One of the more exotic premieres at this year's Sundance Film Festival is Invisible Threads. It's not a movie, but a virtual sweat shop that exists only on Second Life, the online virtual world, yet produces real-life, custom-ordered, personalized blue jeans.
Stephanie Rothenberg, a new media performance artist, and her collaborator, Jeff Crouse, a digital artist and programmer, started Invisible Threads a year ago while at Eyebeam, an art and technology center in New York. Invisible Threads is intended as art, but they see it as a window into so-called telemetric manufacturing methods of the future.
So Ms. Rothenberg was invited to Sundance as an artist who incorporates film and video.
The jeans are being shown and sold for the first time at Sundance, in a beta version. Customers tell the Invisible Threads staff the size and style of jean they would like, the instructions are sent to the virtual factory inside Second Life, where workers push buttons that generate an image. From that image, a pattern is created and sent to an industrial printer, made by Hewlett-Packard, which spits out the custom-printed canvas cotton patterns. The patterns are then cut and assembled on the spot (at a Sundance Festival venue, that is) with a glue gun and a little stitching for reinforcement. They cost around $35.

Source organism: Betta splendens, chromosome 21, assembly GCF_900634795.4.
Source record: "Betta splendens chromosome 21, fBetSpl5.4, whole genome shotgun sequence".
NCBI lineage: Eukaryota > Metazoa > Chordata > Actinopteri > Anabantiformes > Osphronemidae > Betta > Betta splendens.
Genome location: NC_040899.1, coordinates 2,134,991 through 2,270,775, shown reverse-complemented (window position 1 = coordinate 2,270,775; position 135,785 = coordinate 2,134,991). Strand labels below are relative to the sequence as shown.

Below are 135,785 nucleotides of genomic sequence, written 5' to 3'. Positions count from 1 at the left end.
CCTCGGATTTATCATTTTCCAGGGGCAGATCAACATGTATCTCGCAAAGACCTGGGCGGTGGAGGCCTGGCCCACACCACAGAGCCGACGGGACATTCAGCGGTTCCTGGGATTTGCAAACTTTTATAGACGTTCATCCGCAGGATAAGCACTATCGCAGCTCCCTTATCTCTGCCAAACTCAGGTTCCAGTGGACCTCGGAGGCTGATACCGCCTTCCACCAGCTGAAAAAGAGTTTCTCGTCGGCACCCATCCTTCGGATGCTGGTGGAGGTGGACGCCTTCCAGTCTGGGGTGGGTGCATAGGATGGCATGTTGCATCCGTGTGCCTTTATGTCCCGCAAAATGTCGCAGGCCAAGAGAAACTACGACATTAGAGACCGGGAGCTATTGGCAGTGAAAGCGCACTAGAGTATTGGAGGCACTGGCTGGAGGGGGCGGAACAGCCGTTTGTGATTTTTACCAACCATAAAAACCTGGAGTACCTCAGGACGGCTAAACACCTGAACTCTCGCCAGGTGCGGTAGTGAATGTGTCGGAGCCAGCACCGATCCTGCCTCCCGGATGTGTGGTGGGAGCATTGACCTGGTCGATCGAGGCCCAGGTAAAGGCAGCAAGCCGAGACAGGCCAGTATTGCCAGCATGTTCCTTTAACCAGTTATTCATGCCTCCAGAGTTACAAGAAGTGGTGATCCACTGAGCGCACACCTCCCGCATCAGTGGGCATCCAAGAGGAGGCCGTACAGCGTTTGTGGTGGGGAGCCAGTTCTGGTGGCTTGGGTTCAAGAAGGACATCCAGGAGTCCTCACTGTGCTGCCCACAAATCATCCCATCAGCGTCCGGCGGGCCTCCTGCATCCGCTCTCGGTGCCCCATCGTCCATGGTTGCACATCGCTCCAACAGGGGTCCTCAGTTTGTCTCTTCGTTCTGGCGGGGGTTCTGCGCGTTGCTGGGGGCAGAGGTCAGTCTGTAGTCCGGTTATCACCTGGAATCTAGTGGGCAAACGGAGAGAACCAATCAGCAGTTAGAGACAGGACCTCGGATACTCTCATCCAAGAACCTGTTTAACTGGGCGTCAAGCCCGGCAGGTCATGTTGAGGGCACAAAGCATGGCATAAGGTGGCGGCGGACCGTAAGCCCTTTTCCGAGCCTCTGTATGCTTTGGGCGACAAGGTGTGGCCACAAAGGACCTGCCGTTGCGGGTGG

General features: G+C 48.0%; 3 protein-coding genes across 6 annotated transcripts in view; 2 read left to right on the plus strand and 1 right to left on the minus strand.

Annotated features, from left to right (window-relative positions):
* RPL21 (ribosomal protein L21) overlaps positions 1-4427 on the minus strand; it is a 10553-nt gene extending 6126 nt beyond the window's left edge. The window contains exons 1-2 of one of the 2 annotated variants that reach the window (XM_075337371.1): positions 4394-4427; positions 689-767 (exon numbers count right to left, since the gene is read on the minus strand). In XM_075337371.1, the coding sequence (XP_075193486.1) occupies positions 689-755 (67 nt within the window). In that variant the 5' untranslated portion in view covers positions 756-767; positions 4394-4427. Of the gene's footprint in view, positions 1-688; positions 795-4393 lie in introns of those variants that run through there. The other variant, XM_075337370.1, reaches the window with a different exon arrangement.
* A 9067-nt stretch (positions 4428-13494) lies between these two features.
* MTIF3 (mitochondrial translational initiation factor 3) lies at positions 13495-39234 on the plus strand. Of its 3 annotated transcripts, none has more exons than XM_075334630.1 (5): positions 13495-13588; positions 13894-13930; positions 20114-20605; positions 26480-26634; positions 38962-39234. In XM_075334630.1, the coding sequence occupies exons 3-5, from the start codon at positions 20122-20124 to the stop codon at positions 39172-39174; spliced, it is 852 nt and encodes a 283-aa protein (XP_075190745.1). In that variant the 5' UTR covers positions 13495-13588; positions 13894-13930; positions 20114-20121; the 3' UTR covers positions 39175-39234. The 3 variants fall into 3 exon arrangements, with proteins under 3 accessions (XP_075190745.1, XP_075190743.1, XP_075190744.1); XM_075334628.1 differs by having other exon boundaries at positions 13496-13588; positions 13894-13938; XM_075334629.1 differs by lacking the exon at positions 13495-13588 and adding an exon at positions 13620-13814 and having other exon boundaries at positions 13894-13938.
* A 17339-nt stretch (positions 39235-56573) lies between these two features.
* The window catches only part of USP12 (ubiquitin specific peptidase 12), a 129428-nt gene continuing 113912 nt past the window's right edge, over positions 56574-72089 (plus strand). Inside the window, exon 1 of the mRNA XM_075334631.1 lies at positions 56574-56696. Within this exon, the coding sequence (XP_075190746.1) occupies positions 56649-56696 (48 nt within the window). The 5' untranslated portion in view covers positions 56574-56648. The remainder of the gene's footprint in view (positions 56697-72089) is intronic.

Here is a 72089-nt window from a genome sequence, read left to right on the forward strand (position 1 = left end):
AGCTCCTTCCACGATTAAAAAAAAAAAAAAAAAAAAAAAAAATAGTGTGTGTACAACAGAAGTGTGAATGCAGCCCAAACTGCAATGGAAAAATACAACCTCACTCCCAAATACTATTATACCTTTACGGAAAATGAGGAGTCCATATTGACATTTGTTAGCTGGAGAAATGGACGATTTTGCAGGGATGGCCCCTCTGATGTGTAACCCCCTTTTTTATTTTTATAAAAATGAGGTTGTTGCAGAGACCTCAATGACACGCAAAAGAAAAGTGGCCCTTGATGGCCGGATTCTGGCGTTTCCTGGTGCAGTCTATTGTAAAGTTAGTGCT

The margins are pretty good. The Invisible Threads "factory" has sixteen workers, who are paid 200 Lindens an hour - about ninety cents, which is pretty good pay by Second Life standards. Factory workers are also granted 500 square meters of Second Life "land" on which to build a house.
"What I think is fascinating about her work is that it is a step towards what our future is going to be," said Jeffrey Winter, a panel programmer for the Sundance Festival who focuses on media, art and technology. "It's called art now, but in the future it's going to be how you get your jeans. It will be daily life. So often what you call art is just people who see the future before the rest of us do."
Ms. Rothenberg, who has an interest in the politics of labor, agreed. She said the project is evolving into something less about art and "more about telematic labor."